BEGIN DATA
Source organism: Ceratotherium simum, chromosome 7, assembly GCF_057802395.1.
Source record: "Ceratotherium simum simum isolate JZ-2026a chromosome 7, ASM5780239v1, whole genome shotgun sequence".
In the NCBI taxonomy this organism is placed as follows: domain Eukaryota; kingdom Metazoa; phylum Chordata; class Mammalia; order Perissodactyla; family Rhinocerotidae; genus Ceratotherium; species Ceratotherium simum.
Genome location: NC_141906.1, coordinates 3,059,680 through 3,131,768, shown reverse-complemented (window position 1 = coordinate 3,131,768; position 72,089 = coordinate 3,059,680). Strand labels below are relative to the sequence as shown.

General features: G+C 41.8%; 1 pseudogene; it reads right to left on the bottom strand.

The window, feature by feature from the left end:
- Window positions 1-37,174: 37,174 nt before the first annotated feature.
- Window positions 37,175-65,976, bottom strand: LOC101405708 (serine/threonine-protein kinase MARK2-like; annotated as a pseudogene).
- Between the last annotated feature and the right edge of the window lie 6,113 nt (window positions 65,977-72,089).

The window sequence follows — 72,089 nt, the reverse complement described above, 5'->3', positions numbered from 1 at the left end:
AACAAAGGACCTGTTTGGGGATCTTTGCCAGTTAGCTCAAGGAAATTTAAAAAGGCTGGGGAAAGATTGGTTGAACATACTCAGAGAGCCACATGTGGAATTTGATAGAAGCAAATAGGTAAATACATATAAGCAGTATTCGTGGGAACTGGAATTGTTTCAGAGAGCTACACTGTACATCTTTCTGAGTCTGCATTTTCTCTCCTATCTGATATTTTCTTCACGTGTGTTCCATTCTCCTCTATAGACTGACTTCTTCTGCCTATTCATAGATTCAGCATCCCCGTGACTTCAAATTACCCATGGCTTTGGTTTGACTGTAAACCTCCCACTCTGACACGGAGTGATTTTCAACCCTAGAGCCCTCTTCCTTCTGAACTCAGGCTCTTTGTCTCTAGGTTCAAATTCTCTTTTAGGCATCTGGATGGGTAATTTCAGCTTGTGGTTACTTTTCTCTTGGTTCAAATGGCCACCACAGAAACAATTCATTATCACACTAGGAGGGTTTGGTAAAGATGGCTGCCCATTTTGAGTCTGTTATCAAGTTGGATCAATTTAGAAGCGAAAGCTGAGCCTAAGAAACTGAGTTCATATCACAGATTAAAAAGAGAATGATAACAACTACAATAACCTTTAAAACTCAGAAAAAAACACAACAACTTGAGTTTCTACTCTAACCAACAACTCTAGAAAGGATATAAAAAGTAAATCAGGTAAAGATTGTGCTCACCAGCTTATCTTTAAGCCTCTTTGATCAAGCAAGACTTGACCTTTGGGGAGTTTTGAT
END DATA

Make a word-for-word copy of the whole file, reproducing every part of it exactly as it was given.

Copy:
Source organism: Ceratotherium simum, chromosome 7, assembly GCF_057802395.1.
Source record: "Ceratotherium simum simum isolate JZ-2026a chromosome 7, ASM5780239v1, whole genome shotgun sequence".
In the NCBI taxonomy this organism is placed as follows: domain Eukaryota; kingdom Metazoa; phylum Chordata; class Mammalia; order Perissodactyla; family Rhinocerotidae; genus Ceratotherium; species Ceratotherium simum.
Genome location: NC_141906.1, coordinates 3,059,680 through 3,131,768, shown reverse-complemented (window position 1 = coordinate 3,131,768; position 72,089 = coordinate 3,059,680). Strand labels below are relative to the sequence as shown.

General features: G+C 41.8%; 1 pseudogene; it reads right to left on the bottom strand.

The window, feature by feature from the left end:
- Window positions 1-37,174: 37,174 nt before the first annotated feature.
- Window positions 37,175-65,976, bottom strand: LOC101405708 (serine/threonine-protein kinase MARK2-like; annotated as a pseudogene).
- Between the last annotated feature and the right edge of the window lie 6,113 nt (window positions 65,977-72,089).

The window sequence follows — 72,089 nt, the reverse complement described above, 5'->3', positions numbered from 1 at the left end:
AACAAAGGACCTGTTTGGGGATCTTTGCCAGTTAGCTCAAGGAAATTTAAAAAGGCTGGGGAAAGATTGGTTGAACATACTCAGAGAGCCACATGTGGAATTTGATAGAAGCAAATAGGTAAATACATATAAGCAGTATTCGTGGGAACTGGAATTGTTTCAGAGAGCTACACTGTACATCTTTCTGAGTCTGCATTTTCTCTCCTATCTGATATTTTCTTCACGTGTGTTCCATTCTCCTCTATAGACTGACTTCTTCTGCCTATTCATAGATTCAGCATCCCCGTGACTTCAAATTACCCATGGCTTTGGTTTGACTGTAAACCTCCCACTCTGACACGGAGTGATTTTCAACCCTAGAGCCCTCTTCCTTCTGAACTCAGGCTCTTTGTCTCTAGGTTCAAATTCTCTTTTAGGCATCTGGATGGGTAATTTCAGCTTGTGGTTACTTTTCTCTTGGTTCAAATGGCCACCACAGAAACAATTCATTATCACACTAGGAGGGTTTGGTAAAGATGGCTGCCCATTTTGAGTCTGTTATCAAGTTGGATCAATTTAGAAGCGAAAGCTGAGCCTAAGAAACTGAGTTCATATCACAGATTAAAAAGAGAATGATAACAACTACAATAACCTTTAAAACTCAGAAAAAAACACAACAACTTGAGTTTCTACTCTAACCAACAACTCTAGAAAGGATATAAAAAGTAAATCAGGTAAAGATTGTGCTCACCAGCTTATCTTTAAGCCTCTTTGATCAAGCAAGACTTGACCTTTGGGGAGTTTTGAT